The past month, I’ve been reading Cold, Adventures in the World’s Frozen Places, a sort of smorgasbord of stories of cold places and cold things. Also in the past month, I waited for a blizzard in Northern Arizona and I landed in upstate New York in a snowstorm. It defied logic that a monstrous passenger jet could somehow safely land on a powdery runway teaming with lumbering snow plows. It was a high stakes, potentially explosive, snowy Frogger.
As a child in 1970’s Arizona, I was drilled in desert survival, told to wear hats, stay with the car, never reach for a spot you can’t see as clear of rattlesnakes. Big, blanket wrapped canteens on canvas straps bounced on our little hips as our teachers taught us we could cut open a barrel cactus and drink the fluid inside if we were dying of thirst. They made sure we knew what a barrel cactus looked like, just in case, nevermind the logistics of a lost 6-year-old bare-handedly decapitating a plant covered in three inch spines. Drinking barrell cactus “water” is now listed among survival myths that can kill you.
A pretty woman named Ida Baum whom my father dated after my parents’ divorce scolded me for running through a patch of brush—you know, rattlesnakes. My parents, both from Indiana, had never taught me that. My father did fall into an old hay rake in the 1930’s when the horse who was pulling it spooked. His little boy self spun and spun in the rungs like unspooling thread until the bolting horse passed through a gate, catching the hay rake and breaking the harness. As a teen he fell off the roof of a barn, backwards. My father never drew on these as cautionary tales, as methods of surviving the world. They had no application to the desert.
I saw my only Gila monster from the bed of a pickup truck on a dirt road leading out of
Paradise Park, a ranch where my parents boarded and showed Arabian horses. Gila monsters are the only poinonous lizard in the U.S. (scientific fact), big and fat and as attractive as a burnt meatloaf with jaws that lock and never let go (childhood mythology).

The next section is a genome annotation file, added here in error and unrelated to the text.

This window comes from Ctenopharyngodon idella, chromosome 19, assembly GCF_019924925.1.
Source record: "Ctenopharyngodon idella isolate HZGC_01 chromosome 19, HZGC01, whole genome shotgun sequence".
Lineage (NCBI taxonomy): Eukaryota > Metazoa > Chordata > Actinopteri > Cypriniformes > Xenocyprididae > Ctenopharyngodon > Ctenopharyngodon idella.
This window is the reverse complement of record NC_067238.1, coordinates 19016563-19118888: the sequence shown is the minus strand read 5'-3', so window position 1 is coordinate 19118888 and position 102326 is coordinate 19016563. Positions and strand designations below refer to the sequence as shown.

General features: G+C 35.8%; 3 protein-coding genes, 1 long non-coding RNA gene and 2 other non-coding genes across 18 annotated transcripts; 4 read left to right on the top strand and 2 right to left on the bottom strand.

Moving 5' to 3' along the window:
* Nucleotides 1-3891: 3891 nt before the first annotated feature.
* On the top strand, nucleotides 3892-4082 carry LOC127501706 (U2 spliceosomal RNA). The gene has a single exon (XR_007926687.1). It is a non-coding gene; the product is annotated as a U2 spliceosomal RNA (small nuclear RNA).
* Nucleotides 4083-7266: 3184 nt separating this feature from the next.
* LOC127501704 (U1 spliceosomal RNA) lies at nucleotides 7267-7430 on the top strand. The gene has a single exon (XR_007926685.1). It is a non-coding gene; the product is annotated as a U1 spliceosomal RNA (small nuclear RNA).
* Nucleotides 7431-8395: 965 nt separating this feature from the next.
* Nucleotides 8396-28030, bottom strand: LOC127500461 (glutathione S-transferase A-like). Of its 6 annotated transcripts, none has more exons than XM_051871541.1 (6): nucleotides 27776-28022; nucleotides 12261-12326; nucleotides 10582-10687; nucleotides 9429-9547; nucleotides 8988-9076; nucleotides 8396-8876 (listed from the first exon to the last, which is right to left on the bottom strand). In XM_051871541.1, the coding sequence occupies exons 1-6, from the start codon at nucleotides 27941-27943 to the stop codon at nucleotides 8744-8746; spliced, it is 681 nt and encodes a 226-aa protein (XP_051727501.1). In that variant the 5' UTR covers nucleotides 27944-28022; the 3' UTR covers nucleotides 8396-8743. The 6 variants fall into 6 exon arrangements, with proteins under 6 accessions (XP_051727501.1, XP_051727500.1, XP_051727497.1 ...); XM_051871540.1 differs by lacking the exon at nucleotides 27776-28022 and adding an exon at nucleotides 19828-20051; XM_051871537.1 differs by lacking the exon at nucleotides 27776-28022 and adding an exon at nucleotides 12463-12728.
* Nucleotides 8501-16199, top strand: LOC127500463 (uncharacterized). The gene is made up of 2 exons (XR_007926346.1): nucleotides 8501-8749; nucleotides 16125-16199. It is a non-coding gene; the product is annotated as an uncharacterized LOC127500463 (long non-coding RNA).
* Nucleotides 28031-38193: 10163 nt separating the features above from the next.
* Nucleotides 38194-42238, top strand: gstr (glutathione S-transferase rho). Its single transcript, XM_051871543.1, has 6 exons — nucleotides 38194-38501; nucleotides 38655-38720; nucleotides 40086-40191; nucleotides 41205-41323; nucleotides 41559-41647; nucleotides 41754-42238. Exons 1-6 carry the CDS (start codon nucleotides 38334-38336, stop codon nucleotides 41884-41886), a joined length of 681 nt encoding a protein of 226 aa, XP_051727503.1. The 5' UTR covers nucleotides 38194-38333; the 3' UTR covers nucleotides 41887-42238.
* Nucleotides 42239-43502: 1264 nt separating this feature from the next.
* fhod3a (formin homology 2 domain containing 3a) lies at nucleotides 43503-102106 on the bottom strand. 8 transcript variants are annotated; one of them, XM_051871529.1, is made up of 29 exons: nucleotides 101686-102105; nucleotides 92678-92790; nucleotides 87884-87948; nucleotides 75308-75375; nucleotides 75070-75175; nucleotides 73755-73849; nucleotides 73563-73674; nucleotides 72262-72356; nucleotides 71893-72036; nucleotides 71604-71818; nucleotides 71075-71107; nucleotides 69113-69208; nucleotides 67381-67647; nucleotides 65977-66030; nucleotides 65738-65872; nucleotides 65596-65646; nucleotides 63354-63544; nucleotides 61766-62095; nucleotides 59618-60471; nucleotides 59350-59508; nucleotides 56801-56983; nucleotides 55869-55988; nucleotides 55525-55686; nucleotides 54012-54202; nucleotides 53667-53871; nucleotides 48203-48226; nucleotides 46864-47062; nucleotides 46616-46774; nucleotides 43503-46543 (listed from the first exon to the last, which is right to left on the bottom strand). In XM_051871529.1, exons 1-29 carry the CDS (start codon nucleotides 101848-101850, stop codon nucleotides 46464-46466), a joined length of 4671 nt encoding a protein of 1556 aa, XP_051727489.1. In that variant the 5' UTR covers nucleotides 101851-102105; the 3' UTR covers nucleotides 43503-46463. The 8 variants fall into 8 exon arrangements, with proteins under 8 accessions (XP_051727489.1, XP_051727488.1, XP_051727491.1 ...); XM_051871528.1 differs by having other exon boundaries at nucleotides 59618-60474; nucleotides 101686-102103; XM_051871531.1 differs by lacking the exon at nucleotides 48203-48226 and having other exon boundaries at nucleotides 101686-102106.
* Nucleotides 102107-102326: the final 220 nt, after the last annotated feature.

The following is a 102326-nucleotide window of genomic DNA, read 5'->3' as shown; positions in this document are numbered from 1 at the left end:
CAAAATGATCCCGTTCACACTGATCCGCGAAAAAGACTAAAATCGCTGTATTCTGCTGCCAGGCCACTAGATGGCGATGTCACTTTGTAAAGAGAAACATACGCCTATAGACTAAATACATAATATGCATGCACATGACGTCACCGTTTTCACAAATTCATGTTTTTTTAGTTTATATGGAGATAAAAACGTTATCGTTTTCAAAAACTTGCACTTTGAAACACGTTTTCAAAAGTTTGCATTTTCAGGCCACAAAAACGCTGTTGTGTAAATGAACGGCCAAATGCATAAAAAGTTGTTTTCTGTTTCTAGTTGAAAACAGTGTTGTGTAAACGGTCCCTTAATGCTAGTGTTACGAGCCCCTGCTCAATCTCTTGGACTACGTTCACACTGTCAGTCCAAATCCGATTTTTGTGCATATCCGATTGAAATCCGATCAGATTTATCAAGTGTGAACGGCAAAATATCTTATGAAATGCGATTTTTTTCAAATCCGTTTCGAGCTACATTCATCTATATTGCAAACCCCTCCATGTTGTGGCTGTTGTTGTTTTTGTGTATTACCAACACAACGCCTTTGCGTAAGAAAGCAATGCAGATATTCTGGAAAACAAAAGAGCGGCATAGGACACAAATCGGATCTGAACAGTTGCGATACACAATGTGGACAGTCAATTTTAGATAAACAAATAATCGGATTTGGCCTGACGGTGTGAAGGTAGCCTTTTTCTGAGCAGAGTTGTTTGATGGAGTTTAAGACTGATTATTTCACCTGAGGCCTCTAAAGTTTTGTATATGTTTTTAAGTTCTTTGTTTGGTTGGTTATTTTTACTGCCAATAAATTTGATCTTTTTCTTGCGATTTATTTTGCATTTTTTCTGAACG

Last month while in upstate New York, I drove in the snow for the first time, from the sterile Malta Fairfield Inn, scenic as the inside of a paper cup, to Saratoga Springs, essentially Main Street in Bedford Falls. The boughs of spruce trees drooped complaisantly under heavy flocks of snow and fat snowflakes descended slowly through the air as if unsure of falling.
A friend drove me through Saratoga Springs State Park, where snugly bundled couples strode under the massive, white trees like miniatures in a snow globe, and people indifferent to the weather lined up to fill their empty bottles at the natural spring.
Back in Arizona, for Auld Lang Syne, my family and I observed the passing of 2014 in the little town of Greer, the town where my husband and I honeymooned and where we have taken our kids most years in lieu of—and not without smugness—Disneyland. The big New Year’s Storm of 2015 was due to hit the night before our departure. “Twelve inches expected,” said the man at the little art shop who sold me, speaking of survival, a copy of The Blue Tattoo. “If the snow topples the power lines, your well pump will go off and you could be stranded without water. Better buy some.”
Panicked, I breathlessly begged my husband to call the “cabin keepers” who rented us the cabin and ask all the questions I was worrying about—What if we can’t check out? Will the road in front of the cabin be plowed? Will we able to drive in this? The snow-panic of a desert dweller. He wouldn’t call. He’s from Chicago.
So I called. I won’t say how it went, but I hung up snippily, started crying, then yelled at my husband. A southern Arizona childhood had schooled me the mantras of survival: in the hiding places of snakes and gila monsters, the size of scorpion to be afraid of, the lethality of leaving the house without water. Last summer, after a hike in Saguaro National Monument, I gasped as our Swedish exchange student blithely emptied the last of his water bottle into the dirt. Water means something different in Tucson than in Sweden.
Snow is “It’s a Wonderful Life,” the after school baby sitter taking a bunch of us in her cab-over camper to see snow in Payson, finding my bare butt when she went to change me into snow pants in front of the other kids (there was documented laundry dysfunction at my mother’s), a bus stop in Moscow in -20 wind chill, my pant leg frozen stiff with urine spilled at a home for the aged, the trees in Saratoga State Park, the Abominable Snowman in Rudolf. But I have no ancestral formulae for surviving in it.
In a college anthropology class, I wrote a paper on Hopi Sun Mythology. On the cover page, I incongruously typed,
“They dwell on the surface of the Aurora Borealis and pass their time playing ball with a walrus skull.” —Eskimo Heaven
Hopi Sun and Eskimo Heaven, hot and cold, yin and yang, life and death.
What is your childhood mythology of survival?
2 thoughts on “Hot and Cold and Eskimo Heaven—Fear of Death in Foreign Climates”
“No crying unless it’s bleeding, broken, or barfing.” The Three B’s, they called it. Taught by my Uncle and Aunt who raised me for a year. My grandparents taught me to always keep chocolate in the car and a blanket…You never know when you might get stranded somewhere. (It helped) They also taught me how to drive a stick shift truck in case of an emergency. I learned in our hayfield in East TX that 20 miles per hour was a lot faster than on the road. My mother taught me to get my black belt in Tae Kwon Do & my father taught me what drugs not to do and who not to talk to…
Thanks, Jenna. What great advice!